DURBAN, SOUTH AFRICA – JULY 08: World Heavyweight Champion Randy Orton during the WWE Smackdown Live Tour at Westridge Park Tennis Stadium on July 08, 2011 in Durban, South Africa. (Photo by Steve Haag/Gallo Images/Getty Images)

WWE made a huge announcement on Wednesday with the company moving its second weekly show, Smackdown, from airing on tape delay on Thursday nights to a live broadcast on Tuesday nights.

That news would be huge for WWE and its fans by itself.  But along with that announcement came the reveal that WWE would also be bringing back the brand split that was the rule of the day for much of the early 2000s, turning Raw and Smackdown into their own distinct shows with unique rosters and storylines.

Here’s the revelation from with the brand split to begin July 19th and a new WWE Draft on its way soon:

A SmackDown shakeup is about to completely reshape all of WWE. Beginning July 19, the second longest-running weekly episodic program in television history, SmackDown, will move from Thursday to Tuesday nights and air LIVE each and every week — for the first time ever — at 8/7 C on USA Network, the exclusive cable home to WWE’s marquee properties.

This bold move will have major ramifications for all of WWE and exemplify the New Era, as both Raw and SmackDown will each feature their own unique rosters and rivalries following an imminent Superstar draft.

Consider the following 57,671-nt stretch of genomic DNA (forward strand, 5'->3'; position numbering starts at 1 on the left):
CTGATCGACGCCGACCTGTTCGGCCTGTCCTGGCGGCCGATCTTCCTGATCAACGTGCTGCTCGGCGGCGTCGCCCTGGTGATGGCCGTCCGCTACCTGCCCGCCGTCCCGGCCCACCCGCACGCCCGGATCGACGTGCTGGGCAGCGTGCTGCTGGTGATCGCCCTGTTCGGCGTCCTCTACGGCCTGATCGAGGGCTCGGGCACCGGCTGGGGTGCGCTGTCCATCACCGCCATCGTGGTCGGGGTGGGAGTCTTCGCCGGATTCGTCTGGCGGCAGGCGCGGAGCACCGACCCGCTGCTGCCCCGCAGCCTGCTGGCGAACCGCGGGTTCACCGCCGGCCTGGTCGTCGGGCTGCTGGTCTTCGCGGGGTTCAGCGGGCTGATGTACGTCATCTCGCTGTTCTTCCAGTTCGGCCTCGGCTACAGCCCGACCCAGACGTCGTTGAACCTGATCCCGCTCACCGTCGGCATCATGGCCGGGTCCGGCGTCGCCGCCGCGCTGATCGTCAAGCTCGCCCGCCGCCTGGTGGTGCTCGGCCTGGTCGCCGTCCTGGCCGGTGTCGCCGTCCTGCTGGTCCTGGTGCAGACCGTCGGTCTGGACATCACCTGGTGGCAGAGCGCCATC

“WWE’s flagship programs will both leverage the incredible depth of our talent roster, distinct storylines and the unpredictable nature of live TV,” WWE Chairman Mr. McMahon said. “This move will undoubtedly build more excitement and deepen engagement with our fans around th­e world.”

The original brand extension ran from 2002-2011 and began shortly after WWE incorporated WCW wrestlers into its fold after acquiring their biggest rival.  There are still a number of questions to be answered like what happens to major WWE championships, whether wrestlers on both Raw and Smackdown will be making appearances for monthly pay-per-views, and whether the draft will be a yearly occurrence.

Regardless of some of those unknowns, this is great news for fans of WWE on a number of levels.  First, the roster had gotten so large that many fan favorites and talented wrestlers (like Cody Rhodes, Wade Barrett, and Damien Sandow) were either released or decided to leave the company themselves because there was simply no television time for them.  With two distinct shows now in place, it will provide a lot more opportunities for WWE’s massive roster.

Second, a brand split will go a long way in freshening up storylines and giving fans more options.  WWE has tried to do that by pushing their “new era,” but a brand split makes that a reality instead of just lip service.  Getting tired of booing Roman Reigns?  All you have to do is watch the other brand.

Finally, it makes Smackdown appointment viewing for WWE fans.  For far too long Smackdown has mainly served of a rehash of what happened on Raw or rematches of what happened on Raw.  If any storylines were moved forward on Smackdown, it was either done on a very small scale or immediately proved inconsequential by the time the next Raw came around.  That consistently shows in the ratings when Raw outrates Smackdown by a 3-2 margin.  And by being taped, fans could easily access spoilers online to get caught up on what they might miss.

With a new roster, an identity all its own once again, and by going live, WWE will give an all new importance to Smackdown and make it a must-watch show once again.


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